*Spoiler for the July 27 fivethirtyeight.com Riddler Classic:*

From Renaud Dubedout, a puzzle perfect for doodling during a boring class or meeting, not that I would ever endorse that sort of thing:

Start with an empty 5-by-5 grid of squares, and choose any square you want as your starting square. The rules for moving through the grid from there are strict:

- You may move exactly three cells horizontally or vertically,
oryou may move exactly two cells diagonally.- You are not allowed to visit any cell you already visited.
- You are not allowed to step outside the grid.
You win if you are able to visit all 25 cells.

Is it possible to win? If so, how? If not, what are the largest and smallest numbers of squares you can legally visit?

I was out of the country, so I didn’t get a look at this puzzle until its solution had been published. I found a 24-cell solution and about 80% convinced myself 25 cells was impossible, then looked and found out, no, it’s not. In fact there are 12,400 solutions.

Which I proceeded to verify with a Python script. Actually it’s 12,400 if you count reflections and rotations as distinct. If you don’t, though, then I think there are “only” 1806.

Or something like half that, if you don’t count as distinct a solution and its time reversal. That is, a solution starting at square *a* and ending at square *b* can be trivially transformed into a solution starting at square *b* and ending at square *a*. That means for every solution there’s another solution that’s basically the same… unless of course it’s a solution that is time symmetric, that is, it is its own time reversal.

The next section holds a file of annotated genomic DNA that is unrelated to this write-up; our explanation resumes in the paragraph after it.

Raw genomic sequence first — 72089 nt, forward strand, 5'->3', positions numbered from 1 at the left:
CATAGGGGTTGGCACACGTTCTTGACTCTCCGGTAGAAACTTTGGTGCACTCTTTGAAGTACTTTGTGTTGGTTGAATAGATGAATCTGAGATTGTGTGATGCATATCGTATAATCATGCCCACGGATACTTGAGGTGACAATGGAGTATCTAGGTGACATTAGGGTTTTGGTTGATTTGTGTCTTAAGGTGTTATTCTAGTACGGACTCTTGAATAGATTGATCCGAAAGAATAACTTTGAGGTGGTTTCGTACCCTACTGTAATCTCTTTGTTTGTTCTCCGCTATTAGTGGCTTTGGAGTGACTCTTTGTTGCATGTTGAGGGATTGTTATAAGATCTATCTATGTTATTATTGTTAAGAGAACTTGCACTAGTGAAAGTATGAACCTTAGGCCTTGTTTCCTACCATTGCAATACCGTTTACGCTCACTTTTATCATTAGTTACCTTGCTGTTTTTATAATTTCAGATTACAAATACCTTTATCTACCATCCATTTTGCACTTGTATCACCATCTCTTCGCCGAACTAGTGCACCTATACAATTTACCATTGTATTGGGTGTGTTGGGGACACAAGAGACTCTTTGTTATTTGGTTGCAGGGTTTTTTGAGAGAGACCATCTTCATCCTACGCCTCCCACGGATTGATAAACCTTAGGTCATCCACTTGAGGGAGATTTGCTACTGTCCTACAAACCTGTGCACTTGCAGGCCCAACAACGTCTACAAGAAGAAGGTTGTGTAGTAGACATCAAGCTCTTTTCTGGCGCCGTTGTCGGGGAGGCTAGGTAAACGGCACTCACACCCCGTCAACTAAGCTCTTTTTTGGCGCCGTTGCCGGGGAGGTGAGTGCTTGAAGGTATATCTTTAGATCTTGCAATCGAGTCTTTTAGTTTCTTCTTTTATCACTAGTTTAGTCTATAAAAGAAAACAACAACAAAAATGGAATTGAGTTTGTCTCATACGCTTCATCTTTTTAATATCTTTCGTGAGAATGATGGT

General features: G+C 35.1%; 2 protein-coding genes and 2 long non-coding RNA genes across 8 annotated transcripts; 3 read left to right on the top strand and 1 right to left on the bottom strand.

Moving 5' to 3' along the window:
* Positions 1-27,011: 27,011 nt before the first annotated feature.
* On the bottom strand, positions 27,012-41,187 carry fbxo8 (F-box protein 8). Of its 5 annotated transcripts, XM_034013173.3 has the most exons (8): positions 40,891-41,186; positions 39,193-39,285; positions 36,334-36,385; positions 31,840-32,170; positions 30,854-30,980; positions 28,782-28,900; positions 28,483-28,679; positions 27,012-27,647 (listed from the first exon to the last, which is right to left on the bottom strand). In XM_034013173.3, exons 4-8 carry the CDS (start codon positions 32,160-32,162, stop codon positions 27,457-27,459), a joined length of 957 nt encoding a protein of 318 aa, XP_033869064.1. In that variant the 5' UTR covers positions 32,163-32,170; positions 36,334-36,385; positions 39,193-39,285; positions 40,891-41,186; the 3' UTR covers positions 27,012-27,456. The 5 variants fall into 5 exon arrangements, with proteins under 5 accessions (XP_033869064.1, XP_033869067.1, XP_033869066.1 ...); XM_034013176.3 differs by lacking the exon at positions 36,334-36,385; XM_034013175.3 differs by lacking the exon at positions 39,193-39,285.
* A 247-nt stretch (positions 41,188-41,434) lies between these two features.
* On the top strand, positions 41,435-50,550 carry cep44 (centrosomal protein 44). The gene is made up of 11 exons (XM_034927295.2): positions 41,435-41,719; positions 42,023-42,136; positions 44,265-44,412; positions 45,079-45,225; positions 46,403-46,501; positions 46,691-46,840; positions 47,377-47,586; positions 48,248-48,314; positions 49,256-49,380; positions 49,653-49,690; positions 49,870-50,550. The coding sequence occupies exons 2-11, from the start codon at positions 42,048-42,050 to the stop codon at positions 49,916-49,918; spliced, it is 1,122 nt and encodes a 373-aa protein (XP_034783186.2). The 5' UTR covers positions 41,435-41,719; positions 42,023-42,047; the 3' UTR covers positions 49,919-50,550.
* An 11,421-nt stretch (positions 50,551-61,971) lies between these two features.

Consider for instance this solution:

1 | 17 | 20 | 2 | 14 |

11 | 23 | 5 | 10 | 22 |

19 | 8 | 13 | 18 | 7 |

4 | 16 | 21 | 3 | 15 |

12 | 24 | 6 | 9 | 25 |

Starting from the top left square, it goes East, South, West, Northeast, South… and ends up going (from 20) …South, Northeast, West, South, East. The last twelve directions are the same as the first twelve, in reverse order. If you replace each step number with and rotate the square 180°, you get the original solution back again.

There seem to be four such solutions (not counting rotations and reflections). One other also starts in the corner:

1 | 9 | 20 | 2 | 12 |

15 | 23 | 5 | 16 | 22 |

7 | 18 | 13 | 8 | 19 |

4 | 10 | 21 | 3 | 11 |

14 | 24 | 6 | 17 | 25 |

which has 1 through 6 and 20 through 25 in the same place as above but 7 through 19 rotated 180°. Then there are:

23 | 15 | 7 | 22 | 14 |

9 | 1 | 18 | 10 | 2 |

6 | 21 | 13 | 5 | 20 |

24 | 16 | 8 | 25 | 17 |

12 | 4 | 19 | 11 | 3 |

and

23 | 11 | 19 | 22 | 12 |

17 | 1 | 8 | 16 | 2 |

6 | 21 | 13 | 5 | 20 |

24 | 10 | 18 | 25 | 9 |

14 | 4 | 7 | 15 | 3 |

which are related in the same way.

How about time antisymmetric solutions? For instance, starting with East, South, West, Northeast, South… and ending with …North, Southwest, East, North, West? Nope, none.

Oliver also asks:

If you solved this game and want another game for your next boring event (and who doesn’t?): Can you still win if the grid is 6-by-6?

Exponential growth being what it is, my Python script was a lot slower on this one (in fact it crashed until I realized I could modify it to use a lot less storage) but it eventually came up with 8,250,272 solutions including rotations and reflections; 1,287,875 not including them. It found no time symmetric or time antisymmetric solutions.